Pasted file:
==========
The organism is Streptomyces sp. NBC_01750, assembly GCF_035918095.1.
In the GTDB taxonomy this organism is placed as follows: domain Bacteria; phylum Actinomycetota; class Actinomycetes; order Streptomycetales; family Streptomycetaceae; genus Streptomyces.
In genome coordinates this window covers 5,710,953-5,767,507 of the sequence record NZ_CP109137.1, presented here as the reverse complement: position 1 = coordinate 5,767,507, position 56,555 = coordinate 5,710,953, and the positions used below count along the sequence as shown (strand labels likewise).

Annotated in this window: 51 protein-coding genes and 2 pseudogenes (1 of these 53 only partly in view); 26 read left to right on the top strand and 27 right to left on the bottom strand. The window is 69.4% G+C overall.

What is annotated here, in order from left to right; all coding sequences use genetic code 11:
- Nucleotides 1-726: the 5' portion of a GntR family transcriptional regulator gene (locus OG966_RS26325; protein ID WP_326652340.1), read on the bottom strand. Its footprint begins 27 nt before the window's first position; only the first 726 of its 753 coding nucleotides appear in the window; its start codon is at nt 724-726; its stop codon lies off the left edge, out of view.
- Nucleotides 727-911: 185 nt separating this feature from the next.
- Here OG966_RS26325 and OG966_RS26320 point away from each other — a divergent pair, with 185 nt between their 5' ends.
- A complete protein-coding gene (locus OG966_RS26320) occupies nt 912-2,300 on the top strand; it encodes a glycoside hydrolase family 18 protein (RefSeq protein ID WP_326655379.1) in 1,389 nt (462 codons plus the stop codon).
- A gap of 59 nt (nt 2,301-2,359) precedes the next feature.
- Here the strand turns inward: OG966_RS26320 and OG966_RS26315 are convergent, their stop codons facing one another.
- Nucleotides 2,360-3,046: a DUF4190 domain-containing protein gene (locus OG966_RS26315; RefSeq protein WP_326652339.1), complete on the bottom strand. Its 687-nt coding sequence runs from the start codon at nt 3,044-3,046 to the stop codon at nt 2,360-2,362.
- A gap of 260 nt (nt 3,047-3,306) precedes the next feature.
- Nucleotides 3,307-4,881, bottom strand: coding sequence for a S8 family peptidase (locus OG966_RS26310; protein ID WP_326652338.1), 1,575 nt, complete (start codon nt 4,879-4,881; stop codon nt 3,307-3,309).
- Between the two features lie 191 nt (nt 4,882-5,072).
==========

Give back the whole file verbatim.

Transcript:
The organism is Streptomyces sp. NBC_01750, assembly GCF_035918095.1.
In the GTDB taxonomy this organism is placed as follows: domain Bacteria; phylum Actinomycetota; class Actinomycetes; order Streptomycetales; family Streptomycetaceae; genus Streptomyces.
In genome coordinates this window covers 5,710,953-5,767,507 of the sequence record NZ_CP109137.1, presented here as the reverse complement: position 1 = coordinate 5,767,507, position 56,555 = coordinate 5,710,953, and the positions used below count along the sequence as shown (strand labels likewise).

Annotated in this window: 51 protein-coding genes and 2 pseudogenes (1 of these 53 only partly in view); 26 read left to right on the top strand and 27 right to left on the bottom strand. The window is 69.4% G+C overall.

What is annotated here, in order from left to right; all coding sequences use genetic code 11:
- Nucleotides 1-726: the 5' portion of a GntR family transcriptional regulator gene (locus OG966_RS26325; protein ID WP_326652340.1), read on the bottom strand. Its footprint begins 27 nt before the window's first position; only the first 726 of its 753 coding nucleotides appear in the window; its start codon is at nt 724-726; its stop codon lies off the left edge, out of view.
- Nucleotides 727-911: 185 nt separating this feature from the next.
- Here OG966_RS26325 and OG966_RS26320 point away from each other — a divergent pair, with 185 nt between their 5' ends.
- A complete protein-coding gene (locus OG966_RS26320) occupies nt 912-2,300 on the top strand; it encodes a glycoside hydrolase family 18 protein (RefSeq protein ID WP_326655379.1) in 1,389 nt (462 codons plus the stop codon).
- A gap of 59 nt (nt 2,301-2,359) precedes the next feature.
- Here the strand turns inward: OG966_RS26320 and OG966_RS26315 are convergent, their stop codons facing one another.
- Nucleotides 2,360-3,046: a DUF4190 domain-containing protein gene (locus OG966_RS26315; RefSeq protein WP_326652339.1), complete on the bottom strand. Its 687-nt coding sequence runs from the start codon at nt 3,044-3,046 to the stop codon at nt 2,360-2,362.
- A gap of 260 nt (nt 3,047-3,306) precedes the next feature.
- Nucleotides 3,307-4,881, bottom strand: coding sequence for a S8 family peptidase (locus OG966_RS26310; protein ID WP_326652338.1), 1,575 nt, complete (start codon nt 4,879-4,881; stop codon nt 3,307-3,309).
- Between the two features lie 191 nt (nt 4,882-5,072).